Wednesday, October 8, 2014


First day back for term 4 today and there are only four weeks until we finish. Time for a check over the task list which I jotted down in my first post. 
  • journal entries for digital art--this is entry #10, but they're rather piecemeal . . . 
  • improving photoshop skills--I really haven't done much with photoshop recently. I do have a new set of photos I could work with, though, in addition to Emily's formal pics which could do with some attention. 
  • improving illustrator skills--I've done several tasks in Illustrator and certainly picked up new skills along the way. I haven't done anything much over the break, though.

Wednesday, September 17, 2014

Digital Art Task List

Here's the to do list that's been sitting on the Whiteboard in the computer lab for the past several weeks.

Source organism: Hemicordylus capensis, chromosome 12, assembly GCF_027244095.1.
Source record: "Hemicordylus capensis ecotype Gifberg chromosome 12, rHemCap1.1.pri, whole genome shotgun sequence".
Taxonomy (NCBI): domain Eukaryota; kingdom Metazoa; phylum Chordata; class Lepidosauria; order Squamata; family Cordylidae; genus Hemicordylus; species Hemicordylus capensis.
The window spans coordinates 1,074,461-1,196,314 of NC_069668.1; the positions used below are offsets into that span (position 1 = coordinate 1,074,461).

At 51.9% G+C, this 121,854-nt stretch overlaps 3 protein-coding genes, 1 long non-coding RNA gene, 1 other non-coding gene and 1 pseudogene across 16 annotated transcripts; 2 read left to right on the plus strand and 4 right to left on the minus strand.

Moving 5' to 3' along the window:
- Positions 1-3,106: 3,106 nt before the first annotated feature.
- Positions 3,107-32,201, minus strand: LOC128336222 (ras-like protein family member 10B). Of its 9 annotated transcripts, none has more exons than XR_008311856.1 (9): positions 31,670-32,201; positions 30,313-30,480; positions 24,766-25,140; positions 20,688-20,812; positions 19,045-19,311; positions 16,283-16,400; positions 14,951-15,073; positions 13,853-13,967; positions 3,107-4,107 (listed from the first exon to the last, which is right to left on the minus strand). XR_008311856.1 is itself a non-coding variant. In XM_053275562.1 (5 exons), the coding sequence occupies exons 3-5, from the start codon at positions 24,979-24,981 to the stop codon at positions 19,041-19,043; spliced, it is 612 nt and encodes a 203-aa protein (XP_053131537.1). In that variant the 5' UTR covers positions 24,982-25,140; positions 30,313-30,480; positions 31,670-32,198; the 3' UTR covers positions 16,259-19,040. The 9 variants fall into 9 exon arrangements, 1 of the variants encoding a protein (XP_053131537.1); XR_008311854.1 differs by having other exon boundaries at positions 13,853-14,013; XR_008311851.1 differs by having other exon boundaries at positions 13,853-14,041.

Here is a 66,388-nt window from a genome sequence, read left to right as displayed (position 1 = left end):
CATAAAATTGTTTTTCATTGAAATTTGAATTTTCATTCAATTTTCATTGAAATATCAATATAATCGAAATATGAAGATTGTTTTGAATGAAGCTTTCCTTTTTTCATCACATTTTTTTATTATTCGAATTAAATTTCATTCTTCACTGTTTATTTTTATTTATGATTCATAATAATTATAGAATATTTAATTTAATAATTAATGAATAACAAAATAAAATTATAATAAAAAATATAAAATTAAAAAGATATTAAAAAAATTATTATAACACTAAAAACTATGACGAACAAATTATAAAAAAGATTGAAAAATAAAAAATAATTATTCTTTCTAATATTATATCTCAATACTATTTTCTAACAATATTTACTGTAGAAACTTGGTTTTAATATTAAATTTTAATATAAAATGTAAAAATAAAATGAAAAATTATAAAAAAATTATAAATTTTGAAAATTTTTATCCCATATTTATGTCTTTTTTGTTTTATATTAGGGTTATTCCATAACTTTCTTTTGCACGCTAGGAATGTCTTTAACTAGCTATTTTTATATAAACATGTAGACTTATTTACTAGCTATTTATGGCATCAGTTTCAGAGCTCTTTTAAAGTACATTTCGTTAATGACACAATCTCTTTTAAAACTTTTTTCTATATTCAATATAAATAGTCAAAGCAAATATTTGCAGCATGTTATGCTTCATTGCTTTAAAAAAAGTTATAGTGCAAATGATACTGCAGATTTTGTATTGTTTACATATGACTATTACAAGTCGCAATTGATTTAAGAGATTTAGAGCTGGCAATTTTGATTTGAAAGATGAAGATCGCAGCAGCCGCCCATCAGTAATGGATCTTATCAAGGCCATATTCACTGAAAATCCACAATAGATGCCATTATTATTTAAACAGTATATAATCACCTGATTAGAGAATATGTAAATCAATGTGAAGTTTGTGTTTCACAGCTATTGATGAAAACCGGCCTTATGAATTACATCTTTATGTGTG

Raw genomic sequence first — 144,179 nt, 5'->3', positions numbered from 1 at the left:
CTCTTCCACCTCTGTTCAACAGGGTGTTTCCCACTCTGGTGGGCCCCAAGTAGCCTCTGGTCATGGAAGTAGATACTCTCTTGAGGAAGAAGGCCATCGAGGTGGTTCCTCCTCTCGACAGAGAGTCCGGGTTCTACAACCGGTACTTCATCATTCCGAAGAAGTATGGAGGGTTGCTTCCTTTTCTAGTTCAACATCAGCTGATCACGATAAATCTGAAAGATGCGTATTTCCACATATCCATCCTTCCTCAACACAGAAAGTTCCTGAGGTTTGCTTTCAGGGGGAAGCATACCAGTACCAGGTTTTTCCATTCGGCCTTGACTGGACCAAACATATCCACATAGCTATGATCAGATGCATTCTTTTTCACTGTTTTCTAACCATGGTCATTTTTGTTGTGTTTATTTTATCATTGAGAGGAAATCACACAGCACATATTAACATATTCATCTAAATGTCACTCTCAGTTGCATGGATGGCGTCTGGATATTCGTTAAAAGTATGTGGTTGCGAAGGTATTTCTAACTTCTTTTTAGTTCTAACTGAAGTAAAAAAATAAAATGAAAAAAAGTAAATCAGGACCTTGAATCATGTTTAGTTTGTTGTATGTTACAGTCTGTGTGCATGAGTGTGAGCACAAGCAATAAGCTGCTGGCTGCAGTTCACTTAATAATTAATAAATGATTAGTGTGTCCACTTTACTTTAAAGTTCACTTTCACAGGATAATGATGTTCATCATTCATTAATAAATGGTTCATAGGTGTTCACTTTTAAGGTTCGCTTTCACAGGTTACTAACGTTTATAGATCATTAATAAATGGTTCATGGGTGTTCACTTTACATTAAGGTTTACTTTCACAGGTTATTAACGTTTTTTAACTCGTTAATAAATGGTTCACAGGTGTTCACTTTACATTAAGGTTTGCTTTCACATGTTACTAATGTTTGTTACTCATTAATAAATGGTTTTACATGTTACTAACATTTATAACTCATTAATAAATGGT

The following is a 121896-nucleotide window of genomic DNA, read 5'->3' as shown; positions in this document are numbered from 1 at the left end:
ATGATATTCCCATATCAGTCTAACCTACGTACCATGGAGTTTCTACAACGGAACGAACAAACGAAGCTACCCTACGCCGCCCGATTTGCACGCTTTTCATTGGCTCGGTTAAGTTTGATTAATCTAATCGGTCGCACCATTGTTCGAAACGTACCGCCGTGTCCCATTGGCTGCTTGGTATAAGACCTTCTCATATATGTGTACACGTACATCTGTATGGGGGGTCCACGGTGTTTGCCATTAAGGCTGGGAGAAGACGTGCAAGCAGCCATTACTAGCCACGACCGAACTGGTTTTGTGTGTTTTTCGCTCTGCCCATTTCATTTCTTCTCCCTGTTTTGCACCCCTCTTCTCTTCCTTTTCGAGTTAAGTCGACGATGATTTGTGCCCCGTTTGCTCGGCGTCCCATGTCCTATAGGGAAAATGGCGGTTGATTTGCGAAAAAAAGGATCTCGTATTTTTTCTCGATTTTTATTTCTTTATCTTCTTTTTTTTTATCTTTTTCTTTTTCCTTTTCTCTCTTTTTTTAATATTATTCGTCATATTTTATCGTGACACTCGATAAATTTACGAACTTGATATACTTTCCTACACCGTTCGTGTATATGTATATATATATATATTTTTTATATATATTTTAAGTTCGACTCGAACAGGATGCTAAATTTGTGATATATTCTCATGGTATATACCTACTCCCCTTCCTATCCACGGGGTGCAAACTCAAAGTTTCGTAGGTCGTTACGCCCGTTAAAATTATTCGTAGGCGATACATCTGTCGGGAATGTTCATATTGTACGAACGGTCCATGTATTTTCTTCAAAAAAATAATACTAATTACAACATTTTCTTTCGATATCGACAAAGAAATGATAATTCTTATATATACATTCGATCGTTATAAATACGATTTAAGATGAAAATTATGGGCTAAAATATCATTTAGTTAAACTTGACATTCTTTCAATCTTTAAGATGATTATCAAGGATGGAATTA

1. Resume
  2. Career Path/ Further Study Plan
  3. Self-directed Portfolio Piece/s
  4. Journal
I wonder if I could set up tabs for some of these different tasks in this blog? That would knock over one of the skills I want to build for myself in my Z Twist Art blog.

Here goes:
  • Using "Pages" I created a new page called "resume"
  • Using "Layout" I added a gadget, "Pages" clicked on "Home" and "Resume" that put it into the blog layout. Initially it comes up on the left as a list, which is not very spectacular. I need to work out how to make it as tabs across the top of the page. I'm guessing that's in "layout" as well. 
Here it is as a screenshot--and that's achieved with shift, command 3 on the Mac

Market Poster--Retrospective

Time for confessions again. A couple of weeks ago I rushed myself though completing the flier for Made n Thornbury Market. I had planned to document my process, but somehow I got ahead of myself. For the record, here's the poster I made.